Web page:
We were not ready to say goodbye. How could we be? A life as full as yours should never come to an end – a man so loved for the smiles he brought through the music he made should never have to be mourned. It just doesn’t seem fair.

Johan, we can never understand why you chose to leave us. The shockwave after your Facebook farewell post and the awful news that followed has touched innumerable lives. Proof, if it was ever needed, that you were so deeply loved. 

The ripples spread out and sting. Family. Friends. Fans. Your mom and dad; step parents. Sister. Your brother. Your beautiful daughter. Your soulmate, Laetitia. 

God! If only we knew your pain! If we knew beforehand, we would have stopped you. Could we? Would we have a right to? Could we understand and protect you? Could we help you find healing, and peace? We’ll drive ourselves to the edge of sanity trying desperately to answer these.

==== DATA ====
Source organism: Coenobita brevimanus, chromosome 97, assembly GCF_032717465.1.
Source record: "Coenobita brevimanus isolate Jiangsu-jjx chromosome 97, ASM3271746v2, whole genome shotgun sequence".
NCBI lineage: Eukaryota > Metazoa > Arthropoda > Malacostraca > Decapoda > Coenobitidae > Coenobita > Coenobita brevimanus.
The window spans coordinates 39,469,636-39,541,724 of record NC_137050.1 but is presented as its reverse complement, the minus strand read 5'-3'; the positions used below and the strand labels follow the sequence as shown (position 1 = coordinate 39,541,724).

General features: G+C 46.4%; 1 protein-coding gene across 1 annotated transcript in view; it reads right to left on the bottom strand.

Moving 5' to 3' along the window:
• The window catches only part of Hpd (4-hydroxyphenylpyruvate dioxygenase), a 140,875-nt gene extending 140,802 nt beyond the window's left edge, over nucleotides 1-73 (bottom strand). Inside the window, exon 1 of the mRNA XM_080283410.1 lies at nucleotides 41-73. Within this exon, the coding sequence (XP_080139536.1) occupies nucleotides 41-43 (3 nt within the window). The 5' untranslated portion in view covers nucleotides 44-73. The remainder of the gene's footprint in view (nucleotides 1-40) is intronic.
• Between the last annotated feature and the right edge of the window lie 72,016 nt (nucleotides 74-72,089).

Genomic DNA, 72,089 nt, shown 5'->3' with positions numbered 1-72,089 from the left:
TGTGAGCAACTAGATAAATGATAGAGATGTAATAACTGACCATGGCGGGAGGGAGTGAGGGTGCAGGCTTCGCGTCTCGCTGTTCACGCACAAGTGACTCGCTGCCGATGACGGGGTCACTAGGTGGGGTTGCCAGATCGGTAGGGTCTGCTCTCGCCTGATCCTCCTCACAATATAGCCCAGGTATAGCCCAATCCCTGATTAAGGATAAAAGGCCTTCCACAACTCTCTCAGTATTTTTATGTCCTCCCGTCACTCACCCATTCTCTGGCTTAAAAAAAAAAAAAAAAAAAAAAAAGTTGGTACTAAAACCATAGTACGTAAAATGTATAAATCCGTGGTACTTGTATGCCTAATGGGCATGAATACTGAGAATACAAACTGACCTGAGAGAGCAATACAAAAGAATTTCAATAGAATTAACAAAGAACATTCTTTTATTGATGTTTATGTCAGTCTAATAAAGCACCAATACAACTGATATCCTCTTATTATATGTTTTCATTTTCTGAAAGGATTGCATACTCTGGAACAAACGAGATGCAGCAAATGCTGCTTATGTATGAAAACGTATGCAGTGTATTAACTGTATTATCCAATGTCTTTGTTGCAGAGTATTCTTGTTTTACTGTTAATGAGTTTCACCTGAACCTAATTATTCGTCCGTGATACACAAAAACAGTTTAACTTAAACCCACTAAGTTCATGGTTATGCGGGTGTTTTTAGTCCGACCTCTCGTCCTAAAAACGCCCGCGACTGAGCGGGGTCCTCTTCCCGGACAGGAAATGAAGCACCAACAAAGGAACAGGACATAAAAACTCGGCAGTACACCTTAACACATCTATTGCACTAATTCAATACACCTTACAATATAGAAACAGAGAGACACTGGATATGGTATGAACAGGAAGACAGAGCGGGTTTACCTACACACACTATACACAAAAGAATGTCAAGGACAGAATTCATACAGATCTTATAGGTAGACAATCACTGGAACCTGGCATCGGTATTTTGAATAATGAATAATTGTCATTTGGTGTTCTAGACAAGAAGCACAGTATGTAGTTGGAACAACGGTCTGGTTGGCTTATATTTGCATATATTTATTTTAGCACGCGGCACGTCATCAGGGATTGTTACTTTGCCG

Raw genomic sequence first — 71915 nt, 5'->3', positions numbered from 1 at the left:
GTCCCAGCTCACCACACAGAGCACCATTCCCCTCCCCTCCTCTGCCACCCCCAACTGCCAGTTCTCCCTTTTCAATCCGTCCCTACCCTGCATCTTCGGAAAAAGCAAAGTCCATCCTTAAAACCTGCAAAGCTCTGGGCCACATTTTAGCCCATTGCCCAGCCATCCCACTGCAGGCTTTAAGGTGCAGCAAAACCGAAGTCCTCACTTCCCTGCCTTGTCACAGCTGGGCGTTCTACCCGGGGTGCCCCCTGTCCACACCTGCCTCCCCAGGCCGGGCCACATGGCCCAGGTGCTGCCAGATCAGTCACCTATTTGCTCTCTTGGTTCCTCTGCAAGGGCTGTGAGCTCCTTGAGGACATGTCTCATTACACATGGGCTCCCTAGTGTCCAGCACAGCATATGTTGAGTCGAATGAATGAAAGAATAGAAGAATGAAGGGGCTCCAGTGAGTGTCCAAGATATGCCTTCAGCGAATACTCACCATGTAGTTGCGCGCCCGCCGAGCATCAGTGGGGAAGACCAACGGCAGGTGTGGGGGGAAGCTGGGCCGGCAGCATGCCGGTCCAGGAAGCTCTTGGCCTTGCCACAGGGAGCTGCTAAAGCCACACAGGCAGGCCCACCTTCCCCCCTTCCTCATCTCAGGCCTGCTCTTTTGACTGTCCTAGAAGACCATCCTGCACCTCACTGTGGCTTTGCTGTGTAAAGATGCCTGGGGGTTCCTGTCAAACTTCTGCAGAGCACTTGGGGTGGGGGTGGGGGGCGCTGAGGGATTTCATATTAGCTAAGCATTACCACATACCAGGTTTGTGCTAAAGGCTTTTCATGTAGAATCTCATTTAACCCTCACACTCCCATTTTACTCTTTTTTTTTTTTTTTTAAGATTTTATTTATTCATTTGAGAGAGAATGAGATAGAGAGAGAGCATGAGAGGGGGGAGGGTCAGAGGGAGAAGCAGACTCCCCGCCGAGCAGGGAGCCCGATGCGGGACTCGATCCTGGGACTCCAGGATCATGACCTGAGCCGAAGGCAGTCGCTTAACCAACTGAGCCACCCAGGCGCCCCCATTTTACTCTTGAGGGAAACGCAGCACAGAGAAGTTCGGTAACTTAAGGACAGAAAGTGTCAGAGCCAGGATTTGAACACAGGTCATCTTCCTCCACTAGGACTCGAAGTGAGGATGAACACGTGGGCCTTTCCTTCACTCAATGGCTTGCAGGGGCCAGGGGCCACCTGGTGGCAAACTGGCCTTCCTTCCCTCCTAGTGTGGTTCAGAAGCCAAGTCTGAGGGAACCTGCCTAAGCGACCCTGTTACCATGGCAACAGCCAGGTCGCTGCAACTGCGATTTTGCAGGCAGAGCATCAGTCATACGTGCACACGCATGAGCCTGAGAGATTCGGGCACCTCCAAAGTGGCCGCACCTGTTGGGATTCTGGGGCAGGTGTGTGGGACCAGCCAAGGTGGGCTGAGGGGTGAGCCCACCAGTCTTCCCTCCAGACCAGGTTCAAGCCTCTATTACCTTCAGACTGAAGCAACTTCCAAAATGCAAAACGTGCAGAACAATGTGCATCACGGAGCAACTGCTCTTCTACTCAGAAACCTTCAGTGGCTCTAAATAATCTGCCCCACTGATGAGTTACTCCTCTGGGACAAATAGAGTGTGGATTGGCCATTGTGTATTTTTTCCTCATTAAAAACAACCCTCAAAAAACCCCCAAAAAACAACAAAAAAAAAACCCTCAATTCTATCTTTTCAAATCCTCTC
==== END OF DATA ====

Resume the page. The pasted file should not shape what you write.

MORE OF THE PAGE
But perhaps we shouldn’t. Perhaps as we alternate between intense agony and numb despair, we should accept for ourselves that your soul has done what it set out to do in this lifetime, and it’s on its way home, to find its own peace and rest. 

You’ve gone home, Junior. And we have to find a way to let you. 

Though you’ve discarded this life, your touch cascades out through Candice’s eyes, and through your mom’s; it warms in our hearts as we think of you in happier times, and it roars out loudly through your music, drowning out our pain as we close our eyes and see you take up the sticks once more, test the cymbals and kick off in a raucous celebration of everything that you were: a man, and a musician, and a father, and a friend. A son. And a brother. A mentor. And our beautiful, creative, thoughtful, sensitive Junior Botha.

May your soul rest in eternal peace. 

For those of us left behind, we’ll hold the memory of you tightly in our hearts.

And the beat goes on…

© Dave Luis 2016.